A newly-released provincial government policy memo includes frank language about the realities of climate change and how changing weather will affect British Columbians.
“Under any scenario of GHG [greenhouse gas] emissions, BC will have to adapt to the impacts of climate change in order to mitigate the risks to human health and safety,” reads the November 2014 “information note” prepared for B.C. minister of environment Mary Polak.
“Many aspects of climate change and associated impacts will continue for centuries, even if anthropogenic emissions of greenhouse gases are stopped now,” it continues. “In British Columbia, anticipated impacts include sea level rise and ocean acidification, decreasing snow pack, longer and hotter summers and more intense rainfall.”
The document was recently posted online in response to a freedom of information request.
It states the province has already begun to implement adaptation policies such as those included in the 2010 “British Columbia’s Adaption Strategy”. It goes on to recommend further engagement with provincial ministries and public sector organizations, municipal governments, industry and private businesses, and First Nations communities.
It also recommends “raising the profile of adaptation in new provincial climate initiatives”.
The document notes the federal government is on the same page, having provided $4.2 million to B.C. climate-change adaptation programs since 2009.
The Straight previously reported that in 2013 the federal government was also looking at geoengineering as a means of responding to climate change. And in July 2014, the Straight reported the City of Vancouver was reviewing (and later passed) a bylaw change in preparation for rising sea levels and an increased risk of floods due to climate change.
The related report that went to council recommended the city raise flood construction levels in several low-lying areas designated as flood plains. Those include a large section of False Creek, Granville Island, part of Kitsilano Beach, and much of South Vancouver along the Fraser River.
Thomas Pedersen is executive director of the Pacific Institute for Climate Solutions at the University of Victoria. In a telephone interview, he said nothing in the Ministry of Environment memo will come as a surprise to the engineers, city planners, and scientists who are already working on infrastructure designed to manage more volatile weather associated with higher concentrations of CO2 in the Earth’s atmosphere.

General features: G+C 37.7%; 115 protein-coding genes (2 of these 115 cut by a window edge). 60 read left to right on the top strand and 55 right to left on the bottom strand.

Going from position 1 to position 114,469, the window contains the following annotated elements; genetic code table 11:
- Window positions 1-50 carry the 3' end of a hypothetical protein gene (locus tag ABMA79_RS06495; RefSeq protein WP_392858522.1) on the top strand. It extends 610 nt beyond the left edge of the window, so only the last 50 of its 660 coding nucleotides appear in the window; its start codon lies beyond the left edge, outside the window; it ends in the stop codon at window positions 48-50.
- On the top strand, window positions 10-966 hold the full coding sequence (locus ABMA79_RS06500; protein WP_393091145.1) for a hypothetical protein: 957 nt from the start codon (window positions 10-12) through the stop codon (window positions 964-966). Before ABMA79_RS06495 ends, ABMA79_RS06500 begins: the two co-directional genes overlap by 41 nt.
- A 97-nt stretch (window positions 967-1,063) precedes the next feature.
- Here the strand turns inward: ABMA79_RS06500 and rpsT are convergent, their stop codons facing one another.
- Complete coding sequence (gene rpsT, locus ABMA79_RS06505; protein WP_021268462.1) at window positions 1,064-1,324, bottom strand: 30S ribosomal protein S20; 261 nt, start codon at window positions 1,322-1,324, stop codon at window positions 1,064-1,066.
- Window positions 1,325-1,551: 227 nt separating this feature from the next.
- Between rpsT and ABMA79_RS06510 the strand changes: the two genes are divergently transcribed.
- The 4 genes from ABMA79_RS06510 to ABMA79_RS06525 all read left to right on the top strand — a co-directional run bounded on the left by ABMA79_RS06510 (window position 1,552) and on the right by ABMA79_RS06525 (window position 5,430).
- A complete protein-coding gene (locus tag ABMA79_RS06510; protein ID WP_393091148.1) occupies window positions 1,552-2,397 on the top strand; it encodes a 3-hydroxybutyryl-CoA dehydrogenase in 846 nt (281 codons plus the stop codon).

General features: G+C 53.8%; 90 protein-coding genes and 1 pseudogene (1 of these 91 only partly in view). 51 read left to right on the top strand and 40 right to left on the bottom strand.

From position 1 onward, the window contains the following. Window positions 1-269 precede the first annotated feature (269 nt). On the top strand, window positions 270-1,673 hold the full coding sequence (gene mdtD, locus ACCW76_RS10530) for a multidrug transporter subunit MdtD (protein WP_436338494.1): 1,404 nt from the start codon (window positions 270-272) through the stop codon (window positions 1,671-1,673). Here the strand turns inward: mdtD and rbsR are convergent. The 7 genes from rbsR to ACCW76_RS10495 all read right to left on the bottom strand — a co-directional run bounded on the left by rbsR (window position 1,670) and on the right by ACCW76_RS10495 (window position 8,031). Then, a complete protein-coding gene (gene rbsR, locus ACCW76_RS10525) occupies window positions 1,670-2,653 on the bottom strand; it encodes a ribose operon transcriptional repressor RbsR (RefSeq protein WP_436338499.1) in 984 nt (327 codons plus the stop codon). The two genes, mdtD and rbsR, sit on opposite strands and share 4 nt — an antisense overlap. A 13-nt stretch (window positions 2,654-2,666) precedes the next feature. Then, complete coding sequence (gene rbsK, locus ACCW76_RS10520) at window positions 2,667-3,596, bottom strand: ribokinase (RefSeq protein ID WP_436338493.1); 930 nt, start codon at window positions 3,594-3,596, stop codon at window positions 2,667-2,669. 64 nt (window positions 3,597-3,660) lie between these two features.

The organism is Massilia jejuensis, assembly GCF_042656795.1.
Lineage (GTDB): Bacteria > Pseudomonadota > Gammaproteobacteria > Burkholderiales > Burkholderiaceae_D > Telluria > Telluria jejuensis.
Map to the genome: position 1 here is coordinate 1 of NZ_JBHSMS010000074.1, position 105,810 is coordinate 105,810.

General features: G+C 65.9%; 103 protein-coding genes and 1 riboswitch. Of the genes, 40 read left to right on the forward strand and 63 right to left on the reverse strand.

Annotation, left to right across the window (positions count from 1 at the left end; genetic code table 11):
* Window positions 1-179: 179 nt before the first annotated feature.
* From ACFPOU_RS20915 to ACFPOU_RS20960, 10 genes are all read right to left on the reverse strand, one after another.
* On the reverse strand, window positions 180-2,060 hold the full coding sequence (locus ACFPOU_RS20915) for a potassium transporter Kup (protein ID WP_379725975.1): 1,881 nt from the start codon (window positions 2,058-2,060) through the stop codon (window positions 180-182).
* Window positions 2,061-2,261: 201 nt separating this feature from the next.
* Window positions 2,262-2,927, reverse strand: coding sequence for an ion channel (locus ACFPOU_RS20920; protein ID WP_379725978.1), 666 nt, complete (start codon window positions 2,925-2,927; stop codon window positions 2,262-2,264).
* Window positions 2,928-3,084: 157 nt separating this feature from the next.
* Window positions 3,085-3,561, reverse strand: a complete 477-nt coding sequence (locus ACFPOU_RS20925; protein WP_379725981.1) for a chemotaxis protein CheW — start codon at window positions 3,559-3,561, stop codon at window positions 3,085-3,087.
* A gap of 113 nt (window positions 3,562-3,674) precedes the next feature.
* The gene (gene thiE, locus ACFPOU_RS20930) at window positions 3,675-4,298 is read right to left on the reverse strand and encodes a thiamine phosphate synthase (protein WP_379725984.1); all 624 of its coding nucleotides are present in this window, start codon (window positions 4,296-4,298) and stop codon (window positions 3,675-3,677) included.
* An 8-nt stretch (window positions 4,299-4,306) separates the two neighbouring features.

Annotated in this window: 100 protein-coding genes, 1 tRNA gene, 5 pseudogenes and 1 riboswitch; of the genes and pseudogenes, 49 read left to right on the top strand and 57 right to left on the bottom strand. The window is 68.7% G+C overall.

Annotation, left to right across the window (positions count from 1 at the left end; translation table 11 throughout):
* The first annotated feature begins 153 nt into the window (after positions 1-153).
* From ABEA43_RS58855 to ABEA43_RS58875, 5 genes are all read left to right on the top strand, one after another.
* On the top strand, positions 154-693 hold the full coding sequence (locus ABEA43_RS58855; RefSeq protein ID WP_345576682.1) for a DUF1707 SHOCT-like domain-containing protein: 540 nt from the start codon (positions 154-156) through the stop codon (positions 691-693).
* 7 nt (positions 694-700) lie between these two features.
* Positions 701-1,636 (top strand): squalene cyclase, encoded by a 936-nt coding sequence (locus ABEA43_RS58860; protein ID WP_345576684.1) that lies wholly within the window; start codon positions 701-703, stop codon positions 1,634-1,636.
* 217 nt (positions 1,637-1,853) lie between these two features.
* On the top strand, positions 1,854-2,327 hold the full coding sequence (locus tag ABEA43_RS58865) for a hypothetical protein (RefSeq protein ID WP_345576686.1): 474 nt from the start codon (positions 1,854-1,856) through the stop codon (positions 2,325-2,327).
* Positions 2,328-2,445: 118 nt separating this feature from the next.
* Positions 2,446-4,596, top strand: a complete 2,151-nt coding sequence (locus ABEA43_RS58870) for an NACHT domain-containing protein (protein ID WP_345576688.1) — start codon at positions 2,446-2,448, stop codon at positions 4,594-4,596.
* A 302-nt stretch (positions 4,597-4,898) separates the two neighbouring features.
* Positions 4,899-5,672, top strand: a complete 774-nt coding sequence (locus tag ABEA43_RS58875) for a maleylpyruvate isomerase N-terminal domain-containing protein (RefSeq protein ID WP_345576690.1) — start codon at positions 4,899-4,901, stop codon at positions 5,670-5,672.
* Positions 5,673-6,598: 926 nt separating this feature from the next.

“It’s an honest recognition that climate change is upon us and that we have to respond to it in the most effective way, particularly within the context of building resilience,” Pedersen said. “There is a very strong understanding that all of us in society need to adapt to the different climate that is upon us.”
He listed a number of specific jurisdictions and adaptation programs underway today. In the Fraser Valley, for example, the province is looking at dike reinforcement. In the Cowichan Valley, cities like Duncan are preparing for sea-level rise and storm-surge flooding. And, Pedersen continued, cities up and down B.C.’s coast are beginning to build further back from the shoreline and plan storm-water infrastructure that can manage more heavy rainfall events.
“I think some things are happening faster than we anticipated,” Pedersen said. “Scientists, by nature, are conservative….The climate change projections that are delivered by computer models, they are almost always on the conservative side.”
Andrew Weaver, Green Party MLA for Oak Bay-Gordon Head, applauded the province for a realistic approach to climate change. At the same time, the former member of the United Nations Intergovernmental Panel on Climate Change argued adaptation will be useless without mitigation.
“When you talk about adaptation, you have to know what you’re adapting to,” he explained. “Are you adapting to a climate that has stabilized because we’ve taken international measures to curb emissions? Or are you trying to adapt to an unbounded growth of greenhouse gas emissions? The latter, I would argue, is not possible.”
The release of the provincial government memo on adaptation came the same week that the U.S. National Oceanic and Atmospheric Administration (NOAA) recorded a weekly average atmospheric CO2 concentration at Mauna Loa, Hawaii, that surpassed 400 parts per million. (The first time the Earth crossed that threshold was only last April.)
According to the NOAA, the atmospheric CO2 concentration before the industrial age was 280 ppm. The International Energy Agency describes 450 ppm as the maximum concentration of CO2 the planet can sustain if a global temperature increase of more two degrees Celsius is to be avoided.
The Ministry of Environment did not make a representative available for an interview. An email supplied by spokesperson David Karn states the province began work on climate change adaptation in the early 2000s.